For 35 years we have promoted peace through international travel to Ukraine, among other destinations. In the way we travel – and the reason many of you travel with us – it’s all about connecting with people, and with their cultures. Through such connections we discover more about the world – and about ourselves.
Ukrainians are fighting for their homes and families, for their territorial integrity, for the democratic values we all cherish and for their cultural heritage. Culture is essential in so many ways. Teaching us to appreciate our own and other world cultures, to live compassionately and come to understand what we have in common with one another – culture can be a catalyst for peace.
You may have read about the Ukrainian ballet dancers who continue to perform in Paris, and the efforts by UNESCO and those of the Cultural Heritage Monitoring Lab, all notable and noble cultural heritage preservation efforts we applaud – and no doubt there are countless others.
Thank you to those who have read our posts MIR Stands with Ukraine and On Ukraine and Prayers for Peace and have already made donations to aid Ukraine. We so appreciate your calls and emails, and any and all contributions made. We continue to be humbled by the bravery of the Ukrainians on the battlefield, and beyond and uplifted by the generosity of Ukraine’s neighbors and those here in the U.S. and around the world who are supporting Ukraine.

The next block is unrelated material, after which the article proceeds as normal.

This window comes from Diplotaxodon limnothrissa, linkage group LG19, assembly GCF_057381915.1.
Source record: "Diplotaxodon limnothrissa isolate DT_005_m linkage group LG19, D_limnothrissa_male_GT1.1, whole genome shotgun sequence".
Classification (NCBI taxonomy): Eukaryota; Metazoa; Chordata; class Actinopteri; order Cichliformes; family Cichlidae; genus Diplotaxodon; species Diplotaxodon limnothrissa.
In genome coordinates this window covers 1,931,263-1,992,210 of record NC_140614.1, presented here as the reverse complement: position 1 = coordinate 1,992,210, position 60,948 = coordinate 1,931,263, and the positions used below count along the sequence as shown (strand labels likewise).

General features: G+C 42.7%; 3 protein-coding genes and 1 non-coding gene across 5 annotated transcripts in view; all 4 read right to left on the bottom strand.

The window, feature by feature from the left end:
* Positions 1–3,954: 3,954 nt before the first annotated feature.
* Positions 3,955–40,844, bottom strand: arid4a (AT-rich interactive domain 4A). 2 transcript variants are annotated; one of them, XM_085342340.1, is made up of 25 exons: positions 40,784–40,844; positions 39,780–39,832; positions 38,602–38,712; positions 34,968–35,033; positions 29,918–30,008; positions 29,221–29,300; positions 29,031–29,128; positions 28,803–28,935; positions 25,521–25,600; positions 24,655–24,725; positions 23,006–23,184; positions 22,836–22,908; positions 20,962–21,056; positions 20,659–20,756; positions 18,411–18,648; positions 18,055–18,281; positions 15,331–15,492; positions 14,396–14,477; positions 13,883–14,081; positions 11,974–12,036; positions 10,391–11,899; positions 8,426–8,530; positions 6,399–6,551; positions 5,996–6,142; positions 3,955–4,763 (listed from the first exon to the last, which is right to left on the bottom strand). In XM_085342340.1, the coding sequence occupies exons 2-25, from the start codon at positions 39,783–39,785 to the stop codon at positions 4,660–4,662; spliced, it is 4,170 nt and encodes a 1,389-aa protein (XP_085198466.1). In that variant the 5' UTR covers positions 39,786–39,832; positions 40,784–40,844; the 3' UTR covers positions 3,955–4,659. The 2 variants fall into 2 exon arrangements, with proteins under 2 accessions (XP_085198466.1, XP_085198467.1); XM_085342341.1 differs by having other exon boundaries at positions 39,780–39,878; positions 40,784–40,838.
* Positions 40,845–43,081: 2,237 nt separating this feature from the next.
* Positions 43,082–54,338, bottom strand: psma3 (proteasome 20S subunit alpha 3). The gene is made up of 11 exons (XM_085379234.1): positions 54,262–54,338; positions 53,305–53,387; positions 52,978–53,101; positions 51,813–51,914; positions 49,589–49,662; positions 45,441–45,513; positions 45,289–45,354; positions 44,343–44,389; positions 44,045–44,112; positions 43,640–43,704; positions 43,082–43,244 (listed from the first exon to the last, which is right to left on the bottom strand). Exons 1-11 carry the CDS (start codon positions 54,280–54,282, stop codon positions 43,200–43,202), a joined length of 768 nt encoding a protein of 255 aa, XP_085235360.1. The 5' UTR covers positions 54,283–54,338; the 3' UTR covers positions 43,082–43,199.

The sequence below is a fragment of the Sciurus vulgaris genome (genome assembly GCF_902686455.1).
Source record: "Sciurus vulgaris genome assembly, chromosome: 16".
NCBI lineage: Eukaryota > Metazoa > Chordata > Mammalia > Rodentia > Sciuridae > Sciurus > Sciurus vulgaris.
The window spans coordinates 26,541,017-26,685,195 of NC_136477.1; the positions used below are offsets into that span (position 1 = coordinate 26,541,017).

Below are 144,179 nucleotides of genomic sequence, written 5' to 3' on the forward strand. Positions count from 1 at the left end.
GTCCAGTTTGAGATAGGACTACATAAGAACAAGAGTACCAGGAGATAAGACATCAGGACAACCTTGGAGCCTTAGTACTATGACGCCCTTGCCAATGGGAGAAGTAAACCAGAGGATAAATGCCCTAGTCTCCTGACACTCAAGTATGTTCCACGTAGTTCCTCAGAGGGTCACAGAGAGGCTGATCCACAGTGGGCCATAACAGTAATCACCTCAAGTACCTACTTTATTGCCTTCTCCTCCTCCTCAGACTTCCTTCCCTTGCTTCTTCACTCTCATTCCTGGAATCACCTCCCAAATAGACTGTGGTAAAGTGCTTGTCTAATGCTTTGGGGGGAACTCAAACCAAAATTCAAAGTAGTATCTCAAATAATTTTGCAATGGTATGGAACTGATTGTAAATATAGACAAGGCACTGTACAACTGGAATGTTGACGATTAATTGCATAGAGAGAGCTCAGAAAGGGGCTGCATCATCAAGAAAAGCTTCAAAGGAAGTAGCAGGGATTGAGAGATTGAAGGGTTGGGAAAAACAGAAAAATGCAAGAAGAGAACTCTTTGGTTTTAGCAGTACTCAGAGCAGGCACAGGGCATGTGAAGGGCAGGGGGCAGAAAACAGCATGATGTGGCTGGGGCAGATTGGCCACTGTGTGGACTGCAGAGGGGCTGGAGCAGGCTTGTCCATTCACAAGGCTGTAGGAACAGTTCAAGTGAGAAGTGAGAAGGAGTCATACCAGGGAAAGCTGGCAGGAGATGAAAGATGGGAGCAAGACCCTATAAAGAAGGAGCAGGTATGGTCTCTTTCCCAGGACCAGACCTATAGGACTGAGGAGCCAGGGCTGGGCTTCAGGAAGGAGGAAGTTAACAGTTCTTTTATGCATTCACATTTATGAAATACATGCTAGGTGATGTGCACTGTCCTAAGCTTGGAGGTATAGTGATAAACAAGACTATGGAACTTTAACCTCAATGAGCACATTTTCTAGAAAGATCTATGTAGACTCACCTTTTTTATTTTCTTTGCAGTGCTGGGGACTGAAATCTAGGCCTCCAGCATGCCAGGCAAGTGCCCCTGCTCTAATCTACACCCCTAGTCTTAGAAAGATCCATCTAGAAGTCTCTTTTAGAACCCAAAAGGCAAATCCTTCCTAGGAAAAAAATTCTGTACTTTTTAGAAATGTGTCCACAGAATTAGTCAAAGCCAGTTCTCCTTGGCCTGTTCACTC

We continue to support the resilient spirit and cultural heritage of the Ukrainian nation and we’ve heard from many of you seeking suggestions for how to do the same – in a direct manner. In addition to international non-profits we’ve donated to, we have also directly supported three Ukrainian families doing what they can individually to support their beloved homeland.
We’d like to introduce you to these three families who have dedicated their careers to preserving Ukrainian culture and tradition by sharing it with the world in their own grassroots ways – and who are intent on helping their nation in any way possible. See below for how you can help.
Our Ukrainian Cultural Ambassador
Luba from Kyiv/temporarily in the UK [Photo Credit: Luba; taken in the American cultural center]
Luba is the Director of MIR’s Kyiv operations and she and her husband John had been living at their home on the outskirts of Kyiv. They had to leave, and having first relocated to Lviv, they then moved on to Luba’s hometown in the Transcarpathian region, and then across the Romanian border and are now in John’s native land, the UK. Some of you may know Luba, and if you’ve traveled with MIR to Ukraine, you surely would remember Luba’s friendly face and her mission to share the beauty of the Ukrainian culture with visitors from around the world.
Luba has dedicated her entire career to developing tourism and to fostering cultural connections. She and her husband John are now spending their time fundraising from outside Ukraine, to support fellow Ukrainians like the families listed below, among others.
Master of the Traditional Art of Ukrainian Egg-Painting
The master, Tamara, and her students in Kyiv [Photo Credits: Luba]